Sloe Gin and Elderberry Vodka Recipe

My goodness, what a weekend I’ve had! It’s been wonderfully manic.

Speaking of wonderful, I have made Sloe Gin and Elderberry Vodka – and very excited about them I am too. So excited in fact, that I couldn’t wait untill I’d tasted them to tell you how I made them. (And what would be the point? By the time christmas comes around all of the sloes will be gone and you’ll have to wait a whole YEAR to make this wonder of wonders and delight of deliciousness.) Ahem… Anyway, so as I was saying, if you want to wait how my batch turnes out before you try these recipes you could simply pick the Sloes and Elderberries now, freeze them, – which wonderfully saves you having to do the arduous pricking I explain later by splitting the skins for you – and make this in the new year. Then you can drink these beauties next winter; which is actually a rather good idea as they only get better with age.

I do apologise for all my rambling, only the thought of these treats has me a little exciteable. You see, I’m trying to make both for the first time. I love Sloe Gin; it’s delicious and wonderful and just what you need in the depths of winter. However it’s the Elderberry Vodka that I am really looking forewards to tasting. My Czech grandmother makes a medicinal liquer from the berries which is delicious enough to make me happy to have a cold. I have been known on occasion to even FAKE a cold (I’m a terrible person, I know) to get this delightful drink into contact with my tastebuds. The elderberry liquer of my childhood is sweet, and sticky, and earthy and round and warm despite being served at room temperature on a tablespoon. It’s what medicine SHOULD taste like. And to boot, it’s super high in antioxidants. Drinking it should be mandatory.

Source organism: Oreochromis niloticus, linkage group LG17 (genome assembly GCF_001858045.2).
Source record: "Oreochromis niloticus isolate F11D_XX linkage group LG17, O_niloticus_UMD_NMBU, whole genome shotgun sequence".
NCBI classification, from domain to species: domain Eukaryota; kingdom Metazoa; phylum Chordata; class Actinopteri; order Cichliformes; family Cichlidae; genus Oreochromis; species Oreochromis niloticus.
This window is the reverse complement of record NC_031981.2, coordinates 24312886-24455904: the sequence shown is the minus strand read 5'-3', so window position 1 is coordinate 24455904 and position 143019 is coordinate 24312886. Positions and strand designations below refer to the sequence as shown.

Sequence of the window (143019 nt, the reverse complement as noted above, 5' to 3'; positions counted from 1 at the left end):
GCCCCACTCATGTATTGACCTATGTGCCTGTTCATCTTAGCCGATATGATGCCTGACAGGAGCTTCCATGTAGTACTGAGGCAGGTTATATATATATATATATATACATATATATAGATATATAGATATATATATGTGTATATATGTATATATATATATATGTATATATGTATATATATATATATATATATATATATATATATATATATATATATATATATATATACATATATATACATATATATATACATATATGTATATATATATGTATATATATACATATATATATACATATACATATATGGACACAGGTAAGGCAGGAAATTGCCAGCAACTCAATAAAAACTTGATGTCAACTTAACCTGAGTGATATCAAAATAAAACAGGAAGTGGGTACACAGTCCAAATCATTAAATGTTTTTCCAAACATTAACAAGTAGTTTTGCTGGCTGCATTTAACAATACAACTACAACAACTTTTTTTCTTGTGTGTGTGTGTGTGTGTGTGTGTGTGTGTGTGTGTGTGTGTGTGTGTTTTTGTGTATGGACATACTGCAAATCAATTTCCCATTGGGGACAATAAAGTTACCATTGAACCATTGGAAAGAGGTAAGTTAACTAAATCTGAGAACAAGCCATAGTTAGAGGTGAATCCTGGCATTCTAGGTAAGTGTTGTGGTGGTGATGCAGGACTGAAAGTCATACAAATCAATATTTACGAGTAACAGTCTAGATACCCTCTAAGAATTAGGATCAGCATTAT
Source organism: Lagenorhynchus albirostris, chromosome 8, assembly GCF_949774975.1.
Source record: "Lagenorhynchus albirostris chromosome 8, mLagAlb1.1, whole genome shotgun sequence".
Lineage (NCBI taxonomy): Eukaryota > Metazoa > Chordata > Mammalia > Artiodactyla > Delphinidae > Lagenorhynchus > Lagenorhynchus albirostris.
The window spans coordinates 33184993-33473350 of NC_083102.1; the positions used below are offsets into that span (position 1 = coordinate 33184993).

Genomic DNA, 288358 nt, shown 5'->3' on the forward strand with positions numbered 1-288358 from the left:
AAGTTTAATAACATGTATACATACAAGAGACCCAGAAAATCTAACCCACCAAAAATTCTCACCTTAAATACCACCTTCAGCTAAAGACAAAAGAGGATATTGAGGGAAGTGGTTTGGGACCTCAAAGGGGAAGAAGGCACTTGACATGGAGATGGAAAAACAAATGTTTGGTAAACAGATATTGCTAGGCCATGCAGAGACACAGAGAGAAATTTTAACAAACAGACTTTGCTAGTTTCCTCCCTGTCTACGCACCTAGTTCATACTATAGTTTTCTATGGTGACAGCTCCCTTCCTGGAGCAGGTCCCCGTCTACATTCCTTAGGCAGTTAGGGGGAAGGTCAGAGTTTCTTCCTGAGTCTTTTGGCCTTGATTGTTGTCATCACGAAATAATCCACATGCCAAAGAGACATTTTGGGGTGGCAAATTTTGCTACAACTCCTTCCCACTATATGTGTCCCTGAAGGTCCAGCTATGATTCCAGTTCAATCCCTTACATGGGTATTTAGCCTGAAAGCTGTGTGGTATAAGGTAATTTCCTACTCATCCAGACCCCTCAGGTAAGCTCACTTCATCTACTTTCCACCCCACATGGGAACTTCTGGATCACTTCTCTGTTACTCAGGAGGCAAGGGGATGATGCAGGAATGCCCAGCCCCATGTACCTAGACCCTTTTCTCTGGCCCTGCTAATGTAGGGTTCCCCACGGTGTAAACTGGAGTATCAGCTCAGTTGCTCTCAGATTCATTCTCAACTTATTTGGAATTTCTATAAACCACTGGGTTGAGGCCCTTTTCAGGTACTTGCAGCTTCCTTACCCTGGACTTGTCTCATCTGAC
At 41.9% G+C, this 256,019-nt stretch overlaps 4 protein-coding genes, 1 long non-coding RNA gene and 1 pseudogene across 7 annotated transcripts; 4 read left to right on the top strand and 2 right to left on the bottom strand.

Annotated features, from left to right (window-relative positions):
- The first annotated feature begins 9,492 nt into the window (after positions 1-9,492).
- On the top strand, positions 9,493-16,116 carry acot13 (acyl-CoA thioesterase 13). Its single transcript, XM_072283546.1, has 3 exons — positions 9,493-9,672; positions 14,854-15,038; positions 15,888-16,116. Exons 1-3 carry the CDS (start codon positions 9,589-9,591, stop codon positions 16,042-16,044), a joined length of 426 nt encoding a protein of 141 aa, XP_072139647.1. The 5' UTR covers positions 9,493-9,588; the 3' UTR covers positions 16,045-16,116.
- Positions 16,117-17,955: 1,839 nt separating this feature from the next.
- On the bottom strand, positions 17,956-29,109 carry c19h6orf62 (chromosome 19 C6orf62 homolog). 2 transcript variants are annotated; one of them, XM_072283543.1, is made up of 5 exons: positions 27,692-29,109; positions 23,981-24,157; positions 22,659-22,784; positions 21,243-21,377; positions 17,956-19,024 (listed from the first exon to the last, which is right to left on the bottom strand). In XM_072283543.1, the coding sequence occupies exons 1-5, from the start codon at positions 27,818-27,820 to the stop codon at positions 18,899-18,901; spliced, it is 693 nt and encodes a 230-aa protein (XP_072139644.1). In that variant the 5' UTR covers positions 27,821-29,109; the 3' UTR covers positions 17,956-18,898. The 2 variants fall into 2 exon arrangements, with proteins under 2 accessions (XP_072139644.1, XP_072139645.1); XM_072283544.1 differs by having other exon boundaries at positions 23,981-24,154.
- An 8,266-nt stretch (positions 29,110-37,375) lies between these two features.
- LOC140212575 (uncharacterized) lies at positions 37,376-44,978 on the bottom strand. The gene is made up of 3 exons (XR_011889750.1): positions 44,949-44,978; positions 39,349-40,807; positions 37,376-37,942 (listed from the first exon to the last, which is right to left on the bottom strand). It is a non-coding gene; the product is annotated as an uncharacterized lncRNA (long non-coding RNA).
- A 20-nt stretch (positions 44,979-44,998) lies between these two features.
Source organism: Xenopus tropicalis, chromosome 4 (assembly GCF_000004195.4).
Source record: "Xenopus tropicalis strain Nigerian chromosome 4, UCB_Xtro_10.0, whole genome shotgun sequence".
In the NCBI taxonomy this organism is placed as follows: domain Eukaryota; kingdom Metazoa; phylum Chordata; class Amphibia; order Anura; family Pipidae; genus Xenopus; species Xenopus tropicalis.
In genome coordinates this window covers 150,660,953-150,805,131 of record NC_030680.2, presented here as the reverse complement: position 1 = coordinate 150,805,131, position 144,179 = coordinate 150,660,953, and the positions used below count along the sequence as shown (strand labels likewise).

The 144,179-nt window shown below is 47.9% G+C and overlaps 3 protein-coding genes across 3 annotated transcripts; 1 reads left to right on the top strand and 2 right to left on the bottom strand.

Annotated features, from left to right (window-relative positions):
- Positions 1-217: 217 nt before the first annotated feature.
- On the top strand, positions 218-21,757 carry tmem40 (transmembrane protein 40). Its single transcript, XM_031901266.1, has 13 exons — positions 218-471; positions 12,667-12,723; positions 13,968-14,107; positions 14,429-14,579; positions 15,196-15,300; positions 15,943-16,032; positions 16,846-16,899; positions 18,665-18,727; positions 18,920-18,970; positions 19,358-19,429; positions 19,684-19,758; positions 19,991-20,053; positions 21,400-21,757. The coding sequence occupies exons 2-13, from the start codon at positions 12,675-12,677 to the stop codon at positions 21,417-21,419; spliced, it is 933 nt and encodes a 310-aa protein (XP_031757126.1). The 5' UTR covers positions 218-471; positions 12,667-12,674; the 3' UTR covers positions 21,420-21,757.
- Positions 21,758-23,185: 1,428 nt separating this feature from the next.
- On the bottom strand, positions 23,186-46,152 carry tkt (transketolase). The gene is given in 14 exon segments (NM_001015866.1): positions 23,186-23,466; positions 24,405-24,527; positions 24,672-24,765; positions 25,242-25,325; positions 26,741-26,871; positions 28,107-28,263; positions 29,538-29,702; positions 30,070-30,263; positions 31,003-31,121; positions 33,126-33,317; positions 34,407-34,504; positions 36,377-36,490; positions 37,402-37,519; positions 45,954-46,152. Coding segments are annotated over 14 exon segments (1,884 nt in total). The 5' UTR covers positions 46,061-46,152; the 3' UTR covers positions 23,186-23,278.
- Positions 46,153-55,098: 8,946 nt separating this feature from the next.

I suspect that the alcohol my Grandmother uses to make this is the ledgendary Slivovic (Fire water, according to Dad). With a dire shortage of the stuff in the UK, I had to settle for plain Vodka, and hope it worked the same. In the absense of a recipe for either of these drinks, I also had to sort of ‘wing it’, researching the recipes on the internet first, and then making random informed decisions as I went along.

The process for both drinks is exactly the same and entirely interchangeable, so I’m presenting them together:

Berry Liquer:

  • Pick berries of you choice.
  • Buy liquer of your choice. (Gin and Vodka seem popular)
  • Remove berries from any remaining stems and ensure they are clean.
  • Decant about 1/4 of the liquer from your bottle into another container. (You could make this container a ‘humble jumble lets see what happens if we mix all the leftovers pot’ like I have, or you could drink the excess…)